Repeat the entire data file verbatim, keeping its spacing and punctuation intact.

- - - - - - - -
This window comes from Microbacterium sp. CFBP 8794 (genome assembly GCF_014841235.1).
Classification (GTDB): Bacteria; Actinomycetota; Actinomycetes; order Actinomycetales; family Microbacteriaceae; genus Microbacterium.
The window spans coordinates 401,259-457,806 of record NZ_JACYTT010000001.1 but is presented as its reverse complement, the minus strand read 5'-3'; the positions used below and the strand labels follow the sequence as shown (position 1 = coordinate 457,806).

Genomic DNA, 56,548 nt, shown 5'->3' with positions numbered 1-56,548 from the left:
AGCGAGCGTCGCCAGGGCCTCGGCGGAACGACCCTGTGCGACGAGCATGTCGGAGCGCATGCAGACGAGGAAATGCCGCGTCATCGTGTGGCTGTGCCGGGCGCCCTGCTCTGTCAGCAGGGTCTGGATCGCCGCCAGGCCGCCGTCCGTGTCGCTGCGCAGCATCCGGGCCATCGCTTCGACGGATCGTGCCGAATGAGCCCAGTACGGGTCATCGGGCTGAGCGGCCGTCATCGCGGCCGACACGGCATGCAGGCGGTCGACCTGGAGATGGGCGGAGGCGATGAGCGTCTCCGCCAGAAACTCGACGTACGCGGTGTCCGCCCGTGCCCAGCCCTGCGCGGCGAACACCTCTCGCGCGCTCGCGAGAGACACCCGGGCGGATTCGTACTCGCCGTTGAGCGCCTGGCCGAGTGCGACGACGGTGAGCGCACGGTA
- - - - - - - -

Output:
This window comes from Microbacterium sp. CFBP 8794 (genome assembly GCF_014841235.1).
Classification (GTDB): Bacteria; Actinomycetota; Actinomycetes; order Actinomycetales; family Microbacteriaceae; genus Microbacterium.
The window spans coordinates 401,259-457,806 of record NZ_JACYTT010000001.1 but is presented as its reverse complement, the minus strand read 5'-3'; the positions used below and the strand labels follow the sequence as shown (position 1 = coordinate 457,806).

Genomic DNA, 56,548 nt, shown 5'->3' with positions numbered 1-56,548 from the left:
AGCGAGCGTCGCCAGGGCCTCGGCGGAACGACCCTGTGCGACGAGCATGTCGGAGCGCATGCAGACGAGGAAATGCCGCGTCATCGTGTGGCTGTGCCGGGCGCCCTGCTCTGTCAGCAGGGTCTGGATCGCCGCCAGGCCGCCGTCCGTGTCGCTGCGCAGCATCCGGGCCATCGCTTCGACGGATCGTGCCGAATGAGCCCAGTACGGGTCATCGGGCTGAGCGGCCGTCATCGCGGCCGACACGGCATGCAGGCGGTCGACCTGGAGATGGGCGGAGGCGATGAGCGTCTCCGCCAGAAACTCGACGTACGCGGTGTCCGCCCGTGCCCAGCCCTGCGCGGCGAACACCTCTCGCGCGCTCGCGAGAGACACCCGGGCGGATTCGTACTCGCCGTTGAGCGCCTGGCCGAGTGCGACGACGGTGAGCGCACGGTA